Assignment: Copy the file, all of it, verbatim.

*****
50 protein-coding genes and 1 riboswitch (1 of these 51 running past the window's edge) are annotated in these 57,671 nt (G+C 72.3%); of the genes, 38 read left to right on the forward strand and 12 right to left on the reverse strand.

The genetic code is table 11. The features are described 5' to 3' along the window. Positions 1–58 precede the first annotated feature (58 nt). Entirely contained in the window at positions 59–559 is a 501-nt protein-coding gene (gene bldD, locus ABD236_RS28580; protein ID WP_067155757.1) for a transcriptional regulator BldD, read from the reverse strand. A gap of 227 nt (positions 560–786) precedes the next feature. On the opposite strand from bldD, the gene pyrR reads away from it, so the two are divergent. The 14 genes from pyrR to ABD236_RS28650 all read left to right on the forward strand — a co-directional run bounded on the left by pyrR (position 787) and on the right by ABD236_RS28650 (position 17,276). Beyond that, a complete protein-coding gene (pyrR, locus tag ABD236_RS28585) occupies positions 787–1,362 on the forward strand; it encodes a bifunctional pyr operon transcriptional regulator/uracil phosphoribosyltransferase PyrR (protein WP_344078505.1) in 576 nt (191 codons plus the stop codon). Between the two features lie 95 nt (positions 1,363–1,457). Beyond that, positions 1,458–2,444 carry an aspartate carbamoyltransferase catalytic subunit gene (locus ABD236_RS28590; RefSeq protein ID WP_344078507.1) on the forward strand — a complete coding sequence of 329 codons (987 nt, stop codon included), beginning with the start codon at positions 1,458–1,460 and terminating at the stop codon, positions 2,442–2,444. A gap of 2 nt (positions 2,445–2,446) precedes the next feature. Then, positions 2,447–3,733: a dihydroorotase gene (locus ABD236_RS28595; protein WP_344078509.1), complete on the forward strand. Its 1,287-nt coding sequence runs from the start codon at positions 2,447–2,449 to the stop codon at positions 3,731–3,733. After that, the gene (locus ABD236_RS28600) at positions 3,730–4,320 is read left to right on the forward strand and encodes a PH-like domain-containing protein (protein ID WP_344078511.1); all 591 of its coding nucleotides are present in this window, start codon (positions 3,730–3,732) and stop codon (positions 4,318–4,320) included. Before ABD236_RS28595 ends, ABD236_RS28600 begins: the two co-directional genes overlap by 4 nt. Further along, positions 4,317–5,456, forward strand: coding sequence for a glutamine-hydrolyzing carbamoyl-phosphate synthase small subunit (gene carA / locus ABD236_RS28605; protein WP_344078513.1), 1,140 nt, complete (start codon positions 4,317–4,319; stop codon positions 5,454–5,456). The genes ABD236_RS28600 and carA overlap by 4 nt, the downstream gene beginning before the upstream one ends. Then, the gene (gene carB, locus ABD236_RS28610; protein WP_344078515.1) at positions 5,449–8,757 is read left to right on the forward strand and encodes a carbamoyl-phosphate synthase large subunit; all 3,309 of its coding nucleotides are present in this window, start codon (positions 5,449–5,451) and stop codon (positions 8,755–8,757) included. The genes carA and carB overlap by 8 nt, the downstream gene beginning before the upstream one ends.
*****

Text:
50 protein-coding genes and 1 riboswitch (1 of these 51 running past the window's edge) are annotated in these 57,671 nt (G+C 72.3%); of the genes, 38 read left to right on the forward strand and 12 right to left on the reverse strand.

The genetic code is table 11. The features are described 5' to 3' along the window. Positions 1–58 precede the first annotated feature (58 nt). Entirely contained in the window at positions 59–559 is a 501-nt protein-coding gene (gene bldD, locus ABD236_RS28580; protein ID WP_067155757.1) for a transcriptional regulator BldD, read from the reverse strand. A gap of 227 nt (positions 560–786) precedes the next feature. On the opposite strand from bldD, the gene pyrR reads away from it, so the two are divergent. The 14 genes from pyrR to ABD236_RS28650 all read left to right on the forward strand — a co-directional run bounded on the left by pyrR (position 787) and on the right by ABD236_RS28650 (position 17,276). Beyond that, a complete protein-coding gene (pyrR, locus tag ABD236_RS28585) occupies positions 787–1,362 on the forward strand; it encodes a bifunctional pyr operon transcriptional regulator/uracil phosphoribosyltransferase PyrR (protein WP_344078505.1) in 576 nt (191 codons plus the stop codon). Between the two features lie 95 nt (positions 1,363–1,457). Beyond that, positions 1,458–2,444 carry an aspartate carbamoyltransferase catalytic subunit gene (locus ABD236_RS28590; RefSeq protein ID WP_344078507.1) on the forward strand — a complete coding sequence of 329 codons (987 nt, stop codon included), beginning with the start codon at positions 1,458–1,460 and terminating at the stop codon, positions 2,442–2,444. A gap of 2 nt (positions 2,445–2,446) precedes the next feature. Then, positions 2,447–3,733: a dihydroorotase gene (locus ABD236_RS28595; protein WP_344078509.1), complete on the forward strand. Its 1,287-nt coding sequence runs from the start codon at positions 2,447–2,449 to the stop codon at positions 3,731–3,733. After that, the gene (locus ABD236_RS28600) at positions 3,730–4,320 is read left to right on the forward strand and encodes a PH-like domain-containing protein (protein ID WP_344078511.1); all 591 of its coding nucleotides are present in this window, start codon (positions 3,730–3,732) and stop codon (positions 4,318–4,320) included. Before ABD236_RS28595 ends, ABD236_RS28600 begins: the two co-directional genes overlap by 4 nt. Further along, positions 4,317–5,456, forward strand: coding sequence for a glutamine-hydrolyzing carbamoyl-phosphate synthase small subunit (gene carA / locus ABD236_RS28605; protein WP_344078513.1), 1,140 nt, complete (start codon positions 4,317–4,319; stop codon positions 5,454–5,456). The genes ABD236_RS28600 and carA overlap by 4 nt, the downstream gene beginning before the upstream one ends. Then, the gene (gene carB, locus ABD236_RS28610; protein WP_344078515.1) at positions 5,449–8,757 is read left to right on the forward strand and encodes a carbamoyl-phosphate synthase large subunit; all 3,309 of its coding nucleotides are present in this window, start codon (positions 5,449–5,451) and stop codon (positions 8,755–8,757) included. The genes carA and carB overlap by 8 nt, the downstream gene beginning before the upstream one ends.